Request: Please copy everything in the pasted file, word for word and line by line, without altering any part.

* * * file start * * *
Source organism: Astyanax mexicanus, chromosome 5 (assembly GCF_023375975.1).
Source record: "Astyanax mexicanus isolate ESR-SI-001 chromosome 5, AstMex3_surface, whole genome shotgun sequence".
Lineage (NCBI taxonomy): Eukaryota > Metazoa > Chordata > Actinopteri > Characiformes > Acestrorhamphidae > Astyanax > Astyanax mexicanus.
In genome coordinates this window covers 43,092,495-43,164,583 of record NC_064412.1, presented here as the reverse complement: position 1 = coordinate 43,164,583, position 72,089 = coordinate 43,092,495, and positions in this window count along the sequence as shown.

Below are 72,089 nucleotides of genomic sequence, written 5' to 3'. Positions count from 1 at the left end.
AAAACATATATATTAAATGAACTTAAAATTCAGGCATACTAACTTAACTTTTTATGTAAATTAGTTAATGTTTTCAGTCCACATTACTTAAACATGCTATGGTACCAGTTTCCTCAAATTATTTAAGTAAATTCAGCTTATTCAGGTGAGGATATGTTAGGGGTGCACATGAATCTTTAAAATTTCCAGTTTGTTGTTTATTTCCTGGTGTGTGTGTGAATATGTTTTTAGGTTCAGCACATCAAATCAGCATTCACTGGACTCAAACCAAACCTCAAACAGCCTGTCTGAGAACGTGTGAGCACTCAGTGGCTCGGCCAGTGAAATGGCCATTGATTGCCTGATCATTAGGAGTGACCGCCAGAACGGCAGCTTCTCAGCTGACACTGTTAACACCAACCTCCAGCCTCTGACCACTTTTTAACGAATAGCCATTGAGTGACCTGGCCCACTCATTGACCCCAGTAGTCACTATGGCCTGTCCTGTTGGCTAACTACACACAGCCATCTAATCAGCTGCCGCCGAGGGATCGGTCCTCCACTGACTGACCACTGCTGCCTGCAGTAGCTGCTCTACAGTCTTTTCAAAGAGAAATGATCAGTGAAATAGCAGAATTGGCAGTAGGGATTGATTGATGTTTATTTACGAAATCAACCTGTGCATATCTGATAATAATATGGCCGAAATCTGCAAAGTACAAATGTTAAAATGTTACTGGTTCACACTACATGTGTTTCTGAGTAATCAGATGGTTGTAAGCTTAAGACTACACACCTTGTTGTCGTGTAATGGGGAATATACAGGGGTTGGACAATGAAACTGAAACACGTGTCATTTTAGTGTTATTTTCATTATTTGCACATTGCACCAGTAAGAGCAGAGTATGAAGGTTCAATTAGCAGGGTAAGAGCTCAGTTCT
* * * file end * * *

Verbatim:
Source organism: Astyanax mexicanus, chromosome 5 (assembly GCF_023375975.1).
Source record: "Astyanax mexicanus isolate ESR-SI-001 chromosome 5, AstMex3_surface, whole genome shotgun sequence".
Lineage (NCBI taxonomy): Eukaryota > Metazoa > Chordata > Actinopteri > Characiformes > Acestrorhamphidae > Astyanax > Astyanax mexicanus.
In genome coordinates this window covers 43,092,495-43,164,583 of record NC_064412.1, presented here as the reverse complement: position 1 = coordinate 43,164,583, position 72,089 = coordinate 43,092,495, and positions in this window count along the sequence as shown.

Below are 72,089 nucleotides of genomic sequence, written 5' to 3'. Positions count from 1 at the left end.
AAAACATATATATTAAATGAACTTAAAATTCAGGCATACTAACTTAACTTTTTATGTAAATTAGTTAATGTTTTCAGTCCACATTACTTAAACATGCTATGGTACCAGTTTCCTCAAATTATTTAAGTAAATTCAGCTTATTCAGGTGAGGATATGTTAGGGGTGCACATGAATCTTTAAAATTTCCAGTTTGTTGTTTATTTCCTGGTGTGTGTGTGAATATGTTTTTAGGTTCAGCACATCAAATCAGCATTCACTGGACTCAAACCAAACCTCAAACAGCCTGTCTGAGAACGTGTGAGCACTCAGTGGCTCGGCCAGTGAAATGGCCATTGATTGCCTGATCATTAGGAGTGACCGCCAGAACGGCAGCTTCTCAGCTGACACTGTTAACACCAACCTCCAGCCTCTGACCACTTTTTAACGAATAGCCATTGAGTGACCTGGCCCACTCATTGACCCCAGTAGTCACTATGGCCTGTCCTGTTGGCTAACTACACACAGCCATCTAATCAGCTGCCGCCGAGGGATCGGTCCTCCACTGACTGACCACTGCTGCCTGCAGTAGCTGCTCTACAGTCTTTTCAAAGAGAAATGATCAGTGAAATAGCAGAATTGGCAGTAGGGATTGATTGATGTTTATTTACGAAATCAACCTGTGCATATCTGATAATAATATGGCCGAAATCTGCAAAGTACAAATGTTAAAATGTTACTGGTTCACACTACATGTGTTTCTGAGTAATCAGATGGTTGTAAGCTTAAGACTACACACCTTGTTGTCGTGTAATGGGGAATATACAGGGGTTGGACAATGAAACTGAAACACGTGTCATTTTAGTGTTATTTTCATTATTTGCACATTGCACCAGTAAGAGCAGAGTATGAAGGTTCAATTAGCAGGGTAAGAGCTCAGTTCT